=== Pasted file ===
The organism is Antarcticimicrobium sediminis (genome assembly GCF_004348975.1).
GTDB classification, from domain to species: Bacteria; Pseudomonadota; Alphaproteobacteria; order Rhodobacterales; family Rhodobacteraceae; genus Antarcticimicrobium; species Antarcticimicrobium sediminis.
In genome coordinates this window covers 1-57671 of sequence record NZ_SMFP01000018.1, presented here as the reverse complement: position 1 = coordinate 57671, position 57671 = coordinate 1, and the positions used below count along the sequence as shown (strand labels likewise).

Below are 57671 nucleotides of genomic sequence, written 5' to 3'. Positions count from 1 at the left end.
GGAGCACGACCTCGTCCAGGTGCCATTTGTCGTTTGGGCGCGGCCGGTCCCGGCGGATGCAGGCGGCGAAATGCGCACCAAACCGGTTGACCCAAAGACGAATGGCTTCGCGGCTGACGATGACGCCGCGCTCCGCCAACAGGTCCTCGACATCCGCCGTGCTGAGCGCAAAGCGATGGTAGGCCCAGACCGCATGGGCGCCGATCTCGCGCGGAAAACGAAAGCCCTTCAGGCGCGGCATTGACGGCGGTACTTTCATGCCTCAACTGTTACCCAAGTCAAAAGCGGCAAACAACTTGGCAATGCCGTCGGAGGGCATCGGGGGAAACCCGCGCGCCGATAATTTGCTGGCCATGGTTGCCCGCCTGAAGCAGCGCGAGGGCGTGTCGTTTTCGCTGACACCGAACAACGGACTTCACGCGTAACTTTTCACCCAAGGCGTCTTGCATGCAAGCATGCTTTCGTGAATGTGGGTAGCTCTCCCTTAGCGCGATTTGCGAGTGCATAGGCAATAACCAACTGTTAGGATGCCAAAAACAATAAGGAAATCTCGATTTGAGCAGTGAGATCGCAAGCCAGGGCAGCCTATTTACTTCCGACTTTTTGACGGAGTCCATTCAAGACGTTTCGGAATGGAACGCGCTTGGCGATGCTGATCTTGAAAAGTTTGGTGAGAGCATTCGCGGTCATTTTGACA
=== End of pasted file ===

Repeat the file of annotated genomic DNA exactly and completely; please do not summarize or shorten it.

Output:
The organism is Antarcticimicrobium sediminis (genome assembly GCF_004348975.1).
GTDB classification, from domain to species: Bacteria; Pseudomonadota; Alphaproteobacteria; order Rhodobacterales; family Rhodobacteraceae; genus Antarcticimicrobium; species Antarcticimicrobium sediminis.
In genome coordinates this window covers 1-57671 of sequence record NZ_SMFP01000018.1, presented here as the reverse complement: position 1 = coordinate 57671, position 57671 = coordinate 1, and the positions used below count along the sequence as shown (strand labels likewise).

Below are 57671 nucleotides of genomic sequence, written 5' to 3'. Positions count from 1 at the left end.
GGAGCACGACCTCGTCCAGGTGCCATTTGTCGTTTGGGCGCGGCCGGTCCCGGCGGATGCAGGCGGCGAAATGCGCACCAAACCGGTTGACCCAAAGACGAATGGCTTCGCGGCTGACGATGACGCCGCGCTCCGCCAACAGGTCCTCGACATCCGCCGTGCTGAGCGCAAAGCGATGGTAGGCCCAGACCGCATGGGCGCCGATCTCGCGCGGAAAACGAAAGCCCTTCAGGCGCGGCATTGACGGCGGTACTTTCATGCCTCAACTGTTACCCAAGTCAAAAGCGGCAAACAACTTGGCAATGCCGTCGGAGGGCATCGGGGGAAACCCGCGCGCCGATAATTTGCTGGCCATGGTTGCCCGCCTGAAGCAGCGCGAGGGCGTGTCGTTTTCGCTGACACCGAACAACGGACTTCACGCGTAACTTTTCACCCAAGGCGTCTTGCATGCAAGCATGCTTTCGTGAATGTGGGTAGCTCTCCCTTAGCGCGATTTGCGAGTGCATAGGCAATAACCAACTGTTAGGATGCCAAAAACAATAAGGAAATCTCGATTTGAGCAGTGAGATCGCAAGCCAGGGCAGCCTATTTACTTCCGACTTTTTGACGGAGTCCATTCAAGACGTTTCGGAATGGAACGCGCTTGGCGATGCTGATCTTGAAAAGTTTGGTGAGAGCATTCGCGGTCATTTTGACA